I. THE CHURCH MEETING A Church in Crisis While the apostle Paul was in Ephesus he received three visitors. The men were part of the church in Corinth. In an age without telephones or email, where travel was slow and dangerous their arrival was an exciting event. Paul and his companions were eager to hear the news. As the visitors told their story however, the delight at their arrival faded away. The news was almost beyond belief. The church was split, four ways, men were getting drunk in the meetings and unspeakable immorality was taking place. It was difficult to believe that one church could have so many problems. Corinth was on the brink of collapse and half the church didn’t even know it.
Paul was stunned to hear just how bad the situation in Corinth was. Corinth was not a new church. It had been in existence for about 7 years. Paul had ministered to them for 18 months. Peter had been there and Apollos had spoken to the church. Despite all this input the church seemed to have learned nothing. If ever a church needed help, it was Corinth. Paul and the believers in Ephesus sought the Lord and then Paul began to write. The letter took time. It needed to cover so many problems. Day after day Paul wrote dealing with issue after issue. He told them what to do about the immorality. He reminded them that Christ is one and that there should be no division between believers. He suggested that they stop drinking too much in their meetings. And in the midst of all this he wrote to them about their meetings.
Meetings in Corinth were a mess. Everyone spoke at once. Some meetings were all tongues and no one had any idea what was going on. Confusion reigned. The Lord could hardly get a word in edgeways. The meetings needed to change. Order was required. If ever a church needed to be told to shut up and sit down it was Corinth but Paul didn’t do that.
Paul told the believers to speak one at a time and to make space for each other. He gave them some guidance on the use of their gifts in a meeting but he expected their meetings to be free and open. There was no man standing at the front leading the meeting. Every believer had a voice. Every part of the body would function.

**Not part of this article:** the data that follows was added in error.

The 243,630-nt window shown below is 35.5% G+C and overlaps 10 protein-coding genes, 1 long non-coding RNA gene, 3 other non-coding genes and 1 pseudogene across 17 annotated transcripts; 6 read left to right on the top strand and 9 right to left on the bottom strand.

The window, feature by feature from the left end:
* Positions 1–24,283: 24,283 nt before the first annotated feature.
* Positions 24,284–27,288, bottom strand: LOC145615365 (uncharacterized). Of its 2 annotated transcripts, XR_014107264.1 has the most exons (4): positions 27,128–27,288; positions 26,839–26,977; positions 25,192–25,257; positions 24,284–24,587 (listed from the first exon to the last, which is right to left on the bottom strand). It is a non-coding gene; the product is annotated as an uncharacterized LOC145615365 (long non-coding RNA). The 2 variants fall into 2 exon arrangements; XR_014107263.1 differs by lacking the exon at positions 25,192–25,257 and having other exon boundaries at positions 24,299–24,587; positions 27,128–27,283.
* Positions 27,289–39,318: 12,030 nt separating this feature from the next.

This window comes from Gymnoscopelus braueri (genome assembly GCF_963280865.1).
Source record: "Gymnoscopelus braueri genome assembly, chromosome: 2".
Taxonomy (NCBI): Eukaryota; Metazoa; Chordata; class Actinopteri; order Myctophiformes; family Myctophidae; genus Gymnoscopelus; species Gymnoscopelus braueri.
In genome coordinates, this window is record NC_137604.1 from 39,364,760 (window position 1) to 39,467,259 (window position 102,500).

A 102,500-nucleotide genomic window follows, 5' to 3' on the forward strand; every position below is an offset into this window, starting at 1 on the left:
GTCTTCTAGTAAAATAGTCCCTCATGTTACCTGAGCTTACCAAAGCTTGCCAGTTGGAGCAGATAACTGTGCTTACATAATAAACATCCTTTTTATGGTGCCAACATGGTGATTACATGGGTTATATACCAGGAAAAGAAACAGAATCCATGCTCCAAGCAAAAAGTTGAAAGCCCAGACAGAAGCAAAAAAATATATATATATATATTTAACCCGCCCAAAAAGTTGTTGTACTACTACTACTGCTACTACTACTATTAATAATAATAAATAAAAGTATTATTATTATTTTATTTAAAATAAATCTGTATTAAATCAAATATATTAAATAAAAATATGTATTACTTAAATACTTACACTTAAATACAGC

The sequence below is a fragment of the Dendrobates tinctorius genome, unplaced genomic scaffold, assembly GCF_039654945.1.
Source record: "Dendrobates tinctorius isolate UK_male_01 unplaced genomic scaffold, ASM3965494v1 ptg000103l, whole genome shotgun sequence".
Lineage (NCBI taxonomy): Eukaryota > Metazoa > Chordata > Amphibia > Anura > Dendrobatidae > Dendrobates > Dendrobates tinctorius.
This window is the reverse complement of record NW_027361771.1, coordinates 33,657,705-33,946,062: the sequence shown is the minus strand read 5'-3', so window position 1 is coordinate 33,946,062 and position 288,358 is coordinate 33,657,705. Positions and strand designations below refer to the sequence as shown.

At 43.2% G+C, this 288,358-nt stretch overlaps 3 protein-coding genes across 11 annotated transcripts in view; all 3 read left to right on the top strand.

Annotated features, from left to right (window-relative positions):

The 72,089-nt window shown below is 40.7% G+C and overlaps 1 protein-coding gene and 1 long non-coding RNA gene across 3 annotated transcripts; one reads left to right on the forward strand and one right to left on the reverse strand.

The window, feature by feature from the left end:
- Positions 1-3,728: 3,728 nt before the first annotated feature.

‘Whenever you come together each of you has a psalm, a teaching, a revelation, a tongue, an interpretation…’ Paul barely thought about this line. It was not doctrine or theology just a description of a New Testament church meeting. 2000 years later it is a bolt from the blue. Can a church really meet in such a way that every believer is free to share and take part with no one man leading or dominating? Can such a meeting be done decently and in order?
The Modern Meeting
Now imagine Paul on a Sunday morning in the twenty first century. He is a committed believer and so he seeks out the gathering of the Lord’s people. He finds a strange building and walks through the double doors into a large hall. Ahead of him are row upon row of chairs. Every single row is facing the front. Looking back at him is a lectern and off to one side a musician or a music group.
It could be any church, a Catholic cathedral, a Protestant chapel or a Vineyard hall. In each and every denomination this is the layout of a Sunday morning.
On entering the hall Paul will be told to sit down in one of the chairs. Exactly on time a service will begin. There will be music. It was chosen by the music leader and it will last for as long as he has planned. Along with the rest of the audience Paul will be told when to stand and when to sit. In more liberal churches he may be told when he may stand. At some point a trusted member of the church may be asked to read a passage but all of this is leading to the climax – the lecture.